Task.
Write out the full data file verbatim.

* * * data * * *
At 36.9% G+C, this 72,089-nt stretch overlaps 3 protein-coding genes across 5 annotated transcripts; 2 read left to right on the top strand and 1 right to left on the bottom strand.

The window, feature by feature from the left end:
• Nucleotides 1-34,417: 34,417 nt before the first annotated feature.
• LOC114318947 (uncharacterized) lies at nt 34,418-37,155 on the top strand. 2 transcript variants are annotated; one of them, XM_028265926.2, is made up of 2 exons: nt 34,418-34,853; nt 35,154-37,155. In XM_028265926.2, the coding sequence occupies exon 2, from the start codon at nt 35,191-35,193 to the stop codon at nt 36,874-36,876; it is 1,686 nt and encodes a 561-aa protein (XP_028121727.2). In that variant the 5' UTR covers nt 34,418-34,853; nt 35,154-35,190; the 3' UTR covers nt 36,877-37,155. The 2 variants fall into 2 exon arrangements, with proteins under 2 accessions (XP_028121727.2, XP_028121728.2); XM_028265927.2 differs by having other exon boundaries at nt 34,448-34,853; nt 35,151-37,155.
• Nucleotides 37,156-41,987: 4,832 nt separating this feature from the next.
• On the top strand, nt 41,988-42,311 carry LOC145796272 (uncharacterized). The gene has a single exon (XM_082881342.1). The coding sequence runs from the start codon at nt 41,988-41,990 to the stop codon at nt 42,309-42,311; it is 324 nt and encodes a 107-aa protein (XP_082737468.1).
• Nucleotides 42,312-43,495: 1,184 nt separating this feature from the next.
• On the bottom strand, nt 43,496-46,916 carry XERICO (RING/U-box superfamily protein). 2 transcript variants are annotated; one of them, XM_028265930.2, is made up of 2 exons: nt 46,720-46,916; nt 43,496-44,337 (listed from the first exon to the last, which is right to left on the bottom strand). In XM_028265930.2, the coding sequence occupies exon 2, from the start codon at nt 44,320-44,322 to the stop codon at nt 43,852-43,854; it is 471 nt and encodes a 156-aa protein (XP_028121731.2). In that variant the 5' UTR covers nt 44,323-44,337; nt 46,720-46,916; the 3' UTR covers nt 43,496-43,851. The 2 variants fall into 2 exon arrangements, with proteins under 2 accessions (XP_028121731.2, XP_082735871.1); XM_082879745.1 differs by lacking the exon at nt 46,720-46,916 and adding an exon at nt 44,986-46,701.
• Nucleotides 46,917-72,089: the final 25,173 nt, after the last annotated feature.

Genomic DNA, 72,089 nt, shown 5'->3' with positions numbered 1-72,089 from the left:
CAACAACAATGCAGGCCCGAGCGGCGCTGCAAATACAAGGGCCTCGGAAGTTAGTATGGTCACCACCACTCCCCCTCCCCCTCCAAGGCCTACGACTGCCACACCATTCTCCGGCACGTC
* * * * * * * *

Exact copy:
At 36.9% G+C, this 72,089-nt stretch overlaps 3 protein-coding genes across 5 annotated transcripts; 2 read left to right on the top strand and 1 right to left on the bottom strand.

The window, feature by feature from the left end:
• Nucleotides 1-34,417: 34,417 nt before the first annotated feature.
• LOC114318947 (uncharacterized) lies at nt 34,418-37,155 on the top strand. 2 transcript variants are annotated; one of them, XM_028265926.2, is made up of 2 exons: nt 34,418-34,853; nt 35,154-37,155. In XM_028265926.2, the coding sequence occupies exon 2, from the start codon at nt 35,191-35,193 to the stop codon at nt 36,874-36,876; it is 1,686 nt and encodes a 561-aa protein (XP_028121727.2). In that variant the 5' UTR covers nt 34,418-34,853; nt 35,154-35,190; the 3' UTR covers nt 36,877-37,155. The 2 variants fall into 2 exon arrangements, with proteins under 2 accessions (XP_028121727.2, XP_028121728.2); XM_028265927.2 differs by having other exon boundaries at nt 34,448-34,853; nt 35,151-37,155.
• Nucleotides 37,156-41,987: 4,832 nt separating this feature from the next.
• On the top strand, nt 41,988-42,311 carry LOC145796272 (uncharacterized). The gene has a single exon (XM_082881342.1). The coding sequence runs from the start codon at nt 41,988-41,990 to the stop codon at nt 42,309-42,311; it is 324 nt and encodes a 107-aa protein (XP_082737468.1).
• Nucleotides 42,312-43,495: 1,184 nt separating this feature from the next.
• On the bottom strand, nt 43,496-46,916 carry XERICO (RING/U-box superfamily protein). 2 transcript variants are annotated; one of them, XM_028265930.2, is made up of 2 exons: nt 46,720-46,916; nt 43,496-44,337 (listed from the first exon to the last, which is right to left on the bottom strand). In XM_028265930.2, the coding sequence occupies exon 2, from the start codon at nt 44,320-44,322 to the stop codon at nt 43,852-43,854; it is 471 nt and encodes a 156-aa protein (XP_028121731.2). In that variant the 5' UTR covers nt 44,323-44,337; nt 46,720-46,916; the 3' UTR covers nt 43,496-43,851. The 2 variants fall into 2 exon arrangements, with proteins under 2 accessions (XP_028121731.2, XP_082735871.1); XM_082879745.1 differs by lacking the exon at nt 46,720-46,916 and adding an exon at nt 44,986-46,701.
• Nucleotides 46,917-72,089: the final 25,173 nt, after the last annotated feature.

Genomic DNA, 72,089 nt, shown 5'->3' with positions numbered 1-72,089 from the left:
CAACAACAATGCAGGCCCGAGCGGCGCTGCAAATACAAGGGCCTCGGAAGTTAGTATGGTCACCACCACTCCCCCTCCCCCTCCAAGGCCTACGACTGCCACACCATTCTCCGGCACGTC